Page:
It is always possible that something can go wrong during surgery and any unexpected side effects may have serious implications for your health if not addressed urgently.
Directly after a surgical breast lift, the incisions will be covered with thin tape, followed by a larger dressing over the lower breasts.
These must be kept on for ten days, after which they should be removed by your medical practitioner for an inspection of the healing.
Then, for three weeks, a surgical bra must be worn. This will hold the shape of the breasts to ensure that healing can happen naturally without the weight of the breasts getting in the way.
The healing process can take up to 12 weeks, but may take longer - this always differs between patients and can be affected by bumps, knocks and exertion, which you should avoid at all costs.
Taking a week off work following a breast lift is often recommended.
To reduce the prominence of scars after the healing period, regularly applying scar gel and massaging the affected tissue will help to reduce their inflammation, and generous amounts of sun cream will reduce the impact of the sun's rays, which can affect the colouring of scars as they heal.
Regardless of discomfort, you should not attempt to remove any bandages, tape or wrap yourself. Instead, allow your practitioner to do so.
To remove dressings yourself can seriously inhibit the healing process, leaving breast tissue damaged and cause it to form in an undesirable way.
When washing, make sure to keep your chest dry and away from water or dripping hair. Instead, have gentle baths and wash carefully, avoiding the affected area.
If water and soap get into the scarring areas, this can slow healing, damage the supporting wraps and cause infection.
You should also avoid any strenuous activity for the duration of the heating process. This includes sports and exercise, heavy lifting and stretching in day-to-day activities.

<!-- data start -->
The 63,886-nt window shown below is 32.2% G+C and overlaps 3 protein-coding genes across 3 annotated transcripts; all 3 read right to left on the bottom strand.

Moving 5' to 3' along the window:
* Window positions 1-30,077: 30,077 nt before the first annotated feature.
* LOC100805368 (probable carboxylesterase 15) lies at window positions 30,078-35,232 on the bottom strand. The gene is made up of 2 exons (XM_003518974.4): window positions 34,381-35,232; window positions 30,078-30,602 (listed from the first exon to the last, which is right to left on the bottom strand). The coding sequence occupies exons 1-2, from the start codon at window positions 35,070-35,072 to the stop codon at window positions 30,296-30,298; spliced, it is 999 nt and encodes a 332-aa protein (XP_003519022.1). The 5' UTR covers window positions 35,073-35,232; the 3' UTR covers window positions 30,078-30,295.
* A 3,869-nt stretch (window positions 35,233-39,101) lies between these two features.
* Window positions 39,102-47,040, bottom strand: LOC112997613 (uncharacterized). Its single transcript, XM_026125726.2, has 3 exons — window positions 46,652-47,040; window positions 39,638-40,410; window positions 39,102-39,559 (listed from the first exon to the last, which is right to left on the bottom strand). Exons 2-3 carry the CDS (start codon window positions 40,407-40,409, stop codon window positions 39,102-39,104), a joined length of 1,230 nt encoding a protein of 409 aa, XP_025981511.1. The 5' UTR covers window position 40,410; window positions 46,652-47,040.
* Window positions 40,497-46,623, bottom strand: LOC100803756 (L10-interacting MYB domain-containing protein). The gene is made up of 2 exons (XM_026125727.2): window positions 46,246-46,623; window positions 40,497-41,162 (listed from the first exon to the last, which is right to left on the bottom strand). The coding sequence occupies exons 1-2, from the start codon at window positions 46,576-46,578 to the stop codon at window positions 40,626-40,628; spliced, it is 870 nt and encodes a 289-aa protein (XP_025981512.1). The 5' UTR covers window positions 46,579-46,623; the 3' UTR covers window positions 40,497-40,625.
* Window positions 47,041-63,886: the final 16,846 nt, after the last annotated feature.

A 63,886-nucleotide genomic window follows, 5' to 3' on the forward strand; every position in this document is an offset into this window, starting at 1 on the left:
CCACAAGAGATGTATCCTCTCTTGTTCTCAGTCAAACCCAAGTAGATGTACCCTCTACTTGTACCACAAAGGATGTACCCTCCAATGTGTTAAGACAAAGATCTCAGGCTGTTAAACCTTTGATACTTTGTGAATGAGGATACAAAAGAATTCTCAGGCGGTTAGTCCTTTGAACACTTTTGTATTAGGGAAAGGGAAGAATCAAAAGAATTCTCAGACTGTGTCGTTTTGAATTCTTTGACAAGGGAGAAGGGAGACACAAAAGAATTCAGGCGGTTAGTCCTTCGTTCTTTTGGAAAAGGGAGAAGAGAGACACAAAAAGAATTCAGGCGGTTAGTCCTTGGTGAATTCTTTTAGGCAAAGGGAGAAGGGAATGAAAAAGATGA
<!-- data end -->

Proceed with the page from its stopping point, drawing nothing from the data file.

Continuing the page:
On top of these points, it is important to refrain from touching, scrubbing and scratching scars during their healing process. Abrasive attention can also cause scars to become more visible after they have healed, so it is recommended that when washing them, you do so gently and with care.
While there are many things that can go wrong during surgery or the healing process, most are avoidable when you take the right approach to the healing process.
However, in some cases, surgery may be performed incorrectly, side effects may be missed, or you may receive the wrong advice or a lack of support during the healing process.
If your surgeon has caused you to suffer, this is called medical negligence, and you could be entitled to claim compensation.
You should seek a diagnosis from an independent medical practitioner as soon as you become aware that something may have gone wrong with your surgery.
If you are worried about this, you should contact an expert cosmetic surgery solicitor, such as those at Cosmetic Surgery Solicitors, who will be able to help you by providing advice on how to reclaim the finances you are owed and what support to seek.